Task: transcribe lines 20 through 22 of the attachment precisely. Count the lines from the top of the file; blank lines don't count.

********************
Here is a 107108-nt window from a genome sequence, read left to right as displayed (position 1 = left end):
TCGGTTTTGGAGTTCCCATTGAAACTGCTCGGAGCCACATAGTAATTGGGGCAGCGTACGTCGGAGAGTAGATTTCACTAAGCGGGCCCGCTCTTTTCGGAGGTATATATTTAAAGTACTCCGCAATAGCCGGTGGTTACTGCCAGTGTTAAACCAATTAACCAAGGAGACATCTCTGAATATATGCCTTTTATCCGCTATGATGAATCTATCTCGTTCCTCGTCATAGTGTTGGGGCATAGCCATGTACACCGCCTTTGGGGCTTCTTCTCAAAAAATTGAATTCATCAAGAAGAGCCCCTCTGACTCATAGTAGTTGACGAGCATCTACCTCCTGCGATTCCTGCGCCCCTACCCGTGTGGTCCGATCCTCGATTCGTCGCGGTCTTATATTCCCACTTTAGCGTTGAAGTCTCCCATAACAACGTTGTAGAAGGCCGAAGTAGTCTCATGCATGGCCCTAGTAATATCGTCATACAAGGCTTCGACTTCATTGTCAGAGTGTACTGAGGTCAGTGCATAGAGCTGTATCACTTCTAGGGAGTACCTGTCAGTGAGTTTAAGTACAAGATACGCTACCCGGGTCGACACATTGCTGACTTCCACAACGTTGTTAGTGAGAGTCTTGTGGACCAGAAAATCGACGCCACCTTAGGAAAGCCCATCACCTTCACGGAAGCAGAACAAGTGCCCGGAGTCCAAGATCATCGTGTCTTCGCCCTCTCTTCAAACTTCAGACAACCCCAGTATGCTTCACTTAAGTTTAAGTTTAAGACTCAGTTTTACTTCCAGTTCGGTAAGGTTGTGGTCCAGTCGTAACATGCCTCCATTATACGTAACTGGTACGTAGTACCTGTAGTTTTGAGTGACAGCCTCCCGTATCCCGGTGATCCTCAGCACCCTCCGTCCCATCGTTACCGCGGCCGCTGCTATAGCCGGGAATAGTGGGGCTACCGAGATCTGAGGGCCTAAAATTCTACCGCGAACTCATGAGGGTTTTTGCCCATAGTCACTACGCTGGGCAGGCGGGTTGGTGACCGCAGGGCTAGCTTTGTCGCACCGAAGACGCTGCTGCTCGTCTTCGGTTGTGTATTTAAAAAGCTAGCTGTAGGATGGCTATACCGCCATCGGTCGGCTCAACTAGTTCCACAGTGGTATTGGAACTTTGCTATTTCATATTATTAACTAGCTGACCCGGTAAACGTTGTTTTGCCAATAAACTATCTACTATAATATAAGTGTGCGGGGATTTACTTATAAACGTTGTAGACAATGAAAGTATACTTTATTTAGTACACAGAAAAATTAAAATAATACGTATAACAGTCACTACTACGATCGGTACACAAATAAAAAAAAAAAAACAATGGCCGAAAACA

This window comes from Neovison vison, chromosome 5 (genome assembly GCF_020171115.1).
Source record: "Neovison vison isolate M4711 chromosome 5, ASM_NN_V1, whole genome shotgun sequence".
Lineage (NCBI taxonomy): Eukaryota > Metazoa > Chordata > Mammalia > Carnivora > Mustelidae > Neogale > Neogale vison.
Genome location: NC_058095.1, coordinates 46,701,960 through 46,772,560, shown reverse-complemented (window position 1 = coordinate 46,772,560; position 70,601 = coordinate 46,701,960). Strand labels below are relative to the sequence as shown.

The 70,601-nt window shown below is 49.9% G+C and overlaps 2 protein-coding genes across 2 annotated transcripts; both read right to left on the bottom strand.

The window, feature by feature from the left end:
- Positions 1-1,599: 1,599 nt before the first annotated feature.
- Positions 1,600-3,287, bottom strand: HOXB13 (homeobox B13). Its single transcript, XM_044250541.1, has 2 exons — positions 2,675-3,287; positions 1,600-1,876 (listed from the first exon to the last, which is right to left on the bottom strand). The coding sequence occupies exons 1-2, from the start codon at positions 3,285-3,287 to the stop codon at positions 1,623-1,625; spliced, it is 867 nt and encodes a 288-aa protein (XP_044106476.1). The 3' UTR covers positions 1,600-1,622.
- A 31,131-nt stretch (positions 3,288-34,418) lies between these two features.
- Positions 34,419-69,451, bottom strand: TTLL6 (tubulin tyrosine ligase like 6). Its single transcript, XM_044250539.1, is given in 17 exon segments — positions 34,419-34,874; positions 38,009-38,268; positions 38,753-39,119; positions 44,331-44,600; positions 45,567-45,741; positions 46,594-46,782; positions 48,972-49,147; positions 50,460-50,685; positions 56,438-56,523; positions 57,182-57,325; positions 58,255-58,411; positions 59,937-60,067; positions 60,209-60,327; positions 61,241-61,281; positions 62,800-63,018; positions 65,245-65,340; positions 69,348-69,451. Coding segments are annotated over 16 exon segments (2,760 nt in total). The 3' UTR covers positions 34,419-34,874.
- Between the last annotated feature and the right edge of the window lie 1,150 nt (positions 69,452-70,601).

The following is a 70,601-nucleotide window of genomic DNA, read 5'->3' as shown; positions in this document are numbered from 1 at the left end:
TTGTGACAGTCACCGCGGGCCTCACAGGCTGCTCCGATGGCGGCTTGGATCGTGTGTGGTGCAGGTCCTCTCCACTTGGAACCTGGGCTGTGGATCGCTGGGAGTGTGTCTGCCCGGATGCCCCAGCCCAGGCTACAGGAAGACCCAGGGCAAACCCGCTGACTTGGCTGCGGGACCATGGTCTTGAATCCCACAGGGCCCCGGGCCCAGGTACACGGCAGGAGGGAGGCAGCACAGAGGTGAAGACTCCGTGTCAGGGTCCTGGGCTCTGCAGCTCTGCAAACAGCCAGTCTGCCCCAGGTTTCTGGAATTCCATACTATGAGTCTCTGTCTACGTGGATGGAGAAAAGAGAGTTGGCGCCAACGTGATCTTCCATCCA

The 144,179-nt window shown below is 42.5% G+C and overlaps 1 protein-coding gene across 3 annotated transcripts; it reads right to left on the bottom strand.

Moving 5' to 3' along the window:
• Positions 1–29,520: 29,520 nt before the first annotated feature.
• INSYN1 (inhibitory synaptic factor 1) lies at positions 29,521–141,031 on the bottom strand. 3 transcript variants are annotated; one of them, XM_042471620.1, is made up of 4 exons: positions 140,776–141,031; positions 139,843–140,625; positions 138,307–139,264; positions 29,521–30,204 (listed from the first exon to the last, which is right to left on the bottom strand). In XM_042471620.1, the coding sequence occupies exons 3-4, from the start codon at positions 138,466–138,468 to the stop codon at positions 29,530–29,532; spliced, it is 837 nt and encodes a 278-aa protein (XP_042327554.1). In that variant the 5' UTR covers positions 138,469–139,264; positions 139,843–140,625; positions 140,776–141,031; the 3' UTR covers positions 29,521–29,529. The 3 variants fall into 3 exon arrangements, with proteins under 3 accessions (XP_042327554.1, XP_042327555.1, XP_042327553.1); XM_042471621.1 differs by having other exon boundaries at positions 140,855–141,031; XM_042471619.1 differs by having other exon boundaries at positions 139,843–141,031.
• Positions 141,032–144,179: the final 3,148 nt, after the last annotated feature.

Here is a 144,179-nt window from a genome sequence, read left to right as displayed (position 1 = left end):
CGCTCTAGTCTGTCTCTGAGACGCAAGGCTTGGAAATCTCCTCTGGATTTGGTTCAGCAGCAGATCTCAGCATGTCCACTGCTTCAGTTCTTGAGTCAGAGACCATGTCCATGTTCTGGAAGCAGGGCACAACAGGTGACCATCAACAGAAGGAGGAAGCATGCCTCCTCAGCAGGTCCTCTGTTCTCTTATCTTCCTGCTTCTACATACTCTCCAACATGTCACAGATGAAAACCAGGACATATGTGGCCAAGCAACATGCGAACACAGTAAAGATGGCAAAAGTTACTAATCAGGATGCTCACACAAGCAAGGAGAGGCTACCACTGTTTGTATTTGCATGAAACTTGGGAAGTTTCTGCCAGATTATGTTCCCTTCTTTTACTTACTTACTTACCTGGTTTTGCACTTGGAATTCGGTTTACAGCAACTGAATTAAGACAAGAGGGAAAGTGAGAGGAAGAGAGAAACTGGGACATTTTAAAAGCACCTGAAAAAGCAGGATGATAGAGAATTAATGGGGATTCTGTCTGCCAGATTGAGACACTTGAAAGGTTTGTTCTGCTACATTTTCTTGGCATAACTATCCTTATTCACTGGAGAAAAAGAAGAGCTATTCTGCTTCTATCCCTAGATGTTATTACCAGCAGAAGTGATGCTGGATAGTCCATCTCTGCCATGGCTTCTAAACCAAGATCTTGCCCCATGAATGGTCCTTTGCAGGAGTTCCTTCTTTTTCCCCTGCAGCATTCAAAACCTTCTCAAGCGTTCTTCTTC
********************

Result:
• Positions 141,032–144,179: the final 3,148 nt, after the last annotated feature.

Here is a 144,179-nt window from a genome sequence, read left to right as displayed (position 1 = left end):
CGCTCTAGTCTGTCTCTGAGACGCAAGGCTTGGAAATCTCCTCTGGATTTGGTTCAGCAGCAGATCTCAGCATGTCCACTGCTTCAGTTCTTGAGTCAGAGACCATGTCCATGTTCTGGAAGCAGGGCACAACAGGTGACCATCAACAGAAGGAGGAAGCATGCCTCCTCAGCAGGTCCTCTGTTCTCTTATCTTCCTGCTTCTACATACTCTCCAACATGTCACAGATGAAAACCAGGACATATGTGGCCAAGCAACATGCGAACACAGTAAAGATGGCAAAAGTTACTAATCAGGATGCTCACACAAGCAAGGAGAGGCTACCACTGTTTGTATTTGCATGAAACTTGGGAAGTTTCTGCCAGATTATGTTCCCTTCTTTTACTTACTTACTTACCTGGTTTTGCACTTGGAATTCGGTTTACAGCAACTGAATTAAGACAAGAGGGAAAGTGAGAGGAAGAGAGAAACTGGGACATTTTAAAAGCACCTGAAAAAGCAGGATGATAGAGAATTAATGGGGATTCTGTCTGCCAGATTGAGACACTTGAAAGGTTTGTTCTGCTACATTTTCTTGGCATAACTATCCTTATTCACTGGAGAAAAAGAAGAGCTATTCTGCTTCTATCCCTAGATGTTATTACCAGCAGAAGTGATGCTGGATAGTCCATCTCTGCCATGGCTTCTAAACCAAGATCTTGCCCCATGAATGGTCCTTTGCAGGAGTTCCTTCTTTTTCCCCTGCAGCATTCAAAACCTTCTCAAGCGTTCTTCTTC